Posted by: cLamb | March 3, 2009

Surprises Regarding the New Atheism

I must admit that when I heard that we would be studying New Atheism this semester I was very interested but at the same time a little wary. A big reason for my decision to become a theology major has been my interest in and admitted ignorance of other faith traditions. This is why I was excited to begin a study of atheism. I was uncertain though, of how it would challenge my own Christian faith. Atheism, unlike most other religions, takes the time to pointedly denounce religious faith by attacking it and finding holes in belief. The first text we looked at, Dawkins’ book, began by saying that the purpose of the book was not only to inform but to bring the faithful to the side of the faithless. This worried me, could my faith withstand the attack? Surprisingly, thus far I have not felt significantly challenged in my own convictions. However, I do know (based on conversations with other classmates) that this is not the general response to the material. So it has brought me to thinking: is this a testament to the strength of my own faith? Possibly. But more so I feel that this is attributed to the fact that I have failed to see strength in the arguments of the New Atheists in such a way that the point away from God. One thing I have challenged myself to do in a critical reading of the texts is to not be quick to denounce the claims of the New Atheists. I have tried to see their point and to give credence to their arguments. I have found some assertions to be so ridiculous that I cannot take them seriously. Surprisingly though, I have found some of their arguments (quite a few in fact) to be very sound up to the point where they conclude in a Godless universe. On a certain level I have agreed with many of the claims of Dawkins and even Harris (though I have also disagreed with many). However, even with my understanding of the New Atheist perspective in many lights, I have failed to reach the same conclusion as these atheists. An understanding of their scientific and rationalistic world-views, and even living in agreement and in accordance with some of them, has still failed to show me evidence of a Godless world. My own opinion is that one can side with the New Atheists on some (obviously not all) issues and still conclude that there is a God. In fact, through most of my reading of the works of the New Atheists, I have been left asking: So how does this mean there is no God? Thus, my expectations have been far exceeded already in the course. My expectations were either that I would see the side of the New Atheists all together and be at odds with the Christian tradition, or I would denounce all their claims in their entirety and maintain my previous theology. Instead, I have found the assertions of the New Atheists to be lacking in their purpose to delegitimize the existence of God, even though some of their methods articulated which should lead to that conclusion have a certain degree of truth.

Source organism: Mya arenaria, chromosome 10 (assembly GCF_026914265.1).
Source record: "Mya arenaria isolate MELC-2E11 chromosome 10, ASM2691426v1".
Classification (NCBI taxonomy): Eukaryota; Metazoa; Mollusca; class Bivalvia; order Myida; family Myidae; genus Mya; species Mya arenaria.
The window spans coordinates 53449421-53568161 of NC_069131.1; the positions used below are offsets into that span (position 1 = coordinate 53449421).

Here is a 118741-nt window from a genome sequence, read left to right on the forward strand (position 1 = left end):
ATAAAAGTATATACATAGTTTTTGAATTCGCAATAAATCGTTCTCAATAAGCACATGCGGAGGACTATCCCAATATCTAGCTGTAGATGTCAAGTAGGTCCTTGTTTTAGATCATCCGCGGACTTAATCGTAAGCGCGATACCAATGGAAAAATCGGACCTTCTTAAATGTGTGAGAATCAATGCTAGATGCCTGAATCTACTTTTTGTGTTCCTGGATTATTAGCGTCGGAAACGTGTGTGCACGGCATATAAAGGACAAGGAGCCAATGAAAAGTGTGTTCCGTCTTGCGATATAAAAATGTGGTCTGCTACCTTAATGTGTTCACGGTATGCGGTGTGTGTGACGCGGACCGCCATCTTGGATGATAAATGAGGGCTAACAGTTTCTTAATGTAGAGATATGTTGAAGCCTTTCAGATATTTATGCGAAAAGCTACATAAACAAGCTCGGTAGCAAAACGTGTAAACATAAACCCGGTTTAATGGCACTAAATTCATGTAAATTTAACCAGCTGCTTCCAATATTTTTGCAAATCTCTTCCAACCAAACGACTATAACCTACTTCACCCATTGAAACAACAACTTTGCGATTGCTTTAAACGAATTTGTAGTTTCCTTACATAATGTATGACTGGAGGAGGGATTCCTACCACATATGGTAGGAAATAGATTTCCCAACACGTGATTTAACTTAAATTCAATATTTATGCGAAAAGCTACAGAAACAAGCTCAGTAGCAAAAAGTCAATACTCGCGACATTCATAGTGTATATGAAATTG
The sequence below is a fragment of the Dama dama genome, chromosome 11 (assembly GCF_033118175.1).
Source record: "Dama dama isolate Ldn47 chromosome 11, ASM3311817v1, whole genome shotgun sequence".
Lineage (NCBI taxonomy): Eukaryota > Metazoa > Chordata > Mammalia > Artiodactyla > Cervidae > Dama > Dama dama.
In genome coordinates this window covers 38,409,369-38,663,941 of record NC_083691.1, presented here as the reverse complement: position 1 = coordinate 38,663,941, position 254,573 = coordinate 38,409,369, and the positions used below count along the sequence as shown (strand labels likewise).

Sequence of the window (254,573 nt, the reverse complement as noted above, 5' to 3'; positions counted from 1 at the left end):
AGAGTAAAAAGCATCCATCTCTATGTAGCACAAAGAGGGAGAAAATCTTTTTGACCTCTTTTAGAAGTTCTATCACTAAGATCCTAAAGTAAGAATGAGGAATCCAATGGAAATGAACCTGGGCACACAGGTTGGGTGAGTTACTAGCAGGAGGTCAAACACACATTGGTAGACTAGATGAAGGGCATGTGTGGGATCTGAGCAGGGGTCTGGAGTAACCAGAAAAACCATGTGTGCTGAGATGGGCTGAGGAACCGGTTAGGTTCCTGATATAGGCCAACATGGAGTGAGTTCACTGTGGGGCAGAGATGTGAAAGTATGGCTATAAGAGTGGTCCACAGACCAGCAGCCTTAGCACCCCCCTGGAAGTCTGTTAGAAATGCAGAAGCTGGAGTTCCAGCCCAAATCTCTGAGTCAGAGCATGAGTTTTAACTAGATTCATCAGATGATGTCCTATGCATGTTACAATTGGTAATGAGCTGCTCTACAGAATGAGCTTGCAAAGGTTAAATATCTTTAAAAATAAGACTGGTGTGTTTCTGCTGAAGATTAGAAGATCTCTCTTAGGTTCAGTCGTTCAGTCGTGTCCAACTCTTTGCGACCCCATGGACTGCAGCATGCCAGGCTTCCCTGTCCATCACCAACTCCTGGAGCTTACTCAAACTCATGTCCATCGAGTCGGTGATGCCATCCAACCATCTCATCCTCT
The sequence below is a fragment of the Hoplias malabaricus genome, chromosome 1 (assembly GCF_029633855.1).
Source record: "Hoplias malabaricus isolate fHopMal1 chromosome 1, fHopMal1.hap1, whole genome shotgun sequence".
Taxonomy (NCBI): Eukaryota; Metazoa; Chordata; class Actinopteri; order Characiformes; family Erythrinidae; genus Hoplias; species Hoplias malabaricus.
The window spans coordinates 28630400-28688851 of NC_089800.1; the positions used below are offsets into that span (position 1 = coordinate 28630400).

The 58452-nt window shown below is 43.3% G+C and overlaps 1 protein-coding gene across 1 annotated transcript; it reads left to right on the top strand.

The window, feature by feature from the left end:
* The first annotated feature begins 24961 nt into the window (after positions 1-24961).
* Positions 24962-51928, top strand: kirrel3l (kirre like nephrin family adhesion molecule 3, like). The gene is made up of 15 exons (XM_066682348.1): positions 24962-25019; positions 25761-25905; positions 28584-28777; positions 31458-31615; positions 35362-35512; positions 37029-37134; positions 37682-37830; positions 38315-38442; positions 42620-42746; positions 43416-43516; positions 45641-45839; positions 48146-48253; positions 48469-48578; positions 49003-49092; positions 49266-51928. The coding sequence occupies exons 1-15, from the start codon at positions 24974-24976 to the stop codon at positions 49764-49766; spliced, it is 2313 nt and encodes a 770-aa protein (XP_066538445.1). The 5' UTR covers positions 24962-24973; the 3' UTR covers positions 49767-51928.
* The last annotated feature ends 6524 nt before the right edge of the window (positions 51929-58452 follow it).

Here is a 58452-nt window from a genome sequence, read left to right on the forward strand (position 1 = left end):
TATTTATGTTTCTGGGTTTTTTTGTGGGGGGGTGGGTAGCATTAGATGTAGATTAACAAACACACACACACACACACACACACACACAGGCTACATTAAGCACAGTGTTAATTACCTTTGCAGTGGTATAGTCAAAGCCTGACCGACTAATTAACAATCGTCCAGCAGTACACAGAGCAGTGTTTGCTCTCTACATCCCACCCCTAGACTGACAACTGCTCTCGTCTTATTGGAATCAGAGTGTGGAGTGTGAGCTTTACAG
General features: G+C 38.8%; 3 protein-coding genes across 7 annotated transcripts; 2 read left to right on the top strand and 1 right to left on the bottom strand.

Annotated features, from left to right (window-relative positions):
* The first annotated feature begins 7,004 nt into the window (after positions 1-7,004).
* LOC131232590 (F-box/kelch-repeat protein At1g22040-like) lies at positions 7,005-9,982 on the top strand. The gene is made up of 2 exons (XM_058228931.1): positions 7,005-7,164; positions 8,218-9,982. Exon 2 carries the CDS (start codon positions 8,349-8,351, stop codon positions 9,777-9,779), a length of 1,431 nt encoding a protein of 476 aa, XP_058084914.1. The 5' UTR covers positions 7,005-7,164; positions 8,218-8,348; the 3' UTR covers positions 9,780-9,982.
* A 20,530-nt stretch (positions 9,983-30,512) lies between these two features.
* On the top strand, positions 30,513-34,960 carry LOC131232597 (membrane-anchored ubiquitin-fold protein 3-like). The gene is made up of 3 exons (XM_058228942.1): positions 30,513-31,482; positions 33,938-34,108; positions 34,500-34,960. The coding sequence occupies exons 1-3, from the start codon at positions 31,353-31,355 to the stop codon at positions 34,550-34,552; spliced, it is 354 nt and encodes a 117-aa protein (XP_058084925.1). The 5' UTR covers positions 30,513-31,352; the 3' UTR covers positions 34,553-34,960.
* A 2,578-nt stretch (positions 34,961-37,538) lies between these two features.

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Responses

  1. Cat,

    I could not agree more with your statement that one can agree with certain points that the New Atheists make without being an atheist. For example, I find the criticism that the New Atheists have with Catholic social teaching regarding sexual morality and contraceptives, especially in AIDS-ravaged Africa, to be more than valid. In this and other ways, I feel that the New Atheists have done a commendable job in challenging the Church in regard to its social teachings.

    However, it is important for me and any other person to realize that questioning the earthly and fallible Church is not the same as denying the existence of God. At the end of the day, forms of respectful dissent and questioning are healthy and show that one cares about the Church, the body of Christ physically present to us today. As long as I still have faith in God, even if it is experiential, not scientifically testable, or just a feeling of something higher and just beyond my comprehension, I am a believer. In this realization, this class has helped me to both critically and respectfully evaluate the Church and strengthen my faith through the acceptance of the postmodern idea of experience as personal evidence for the existence of God.


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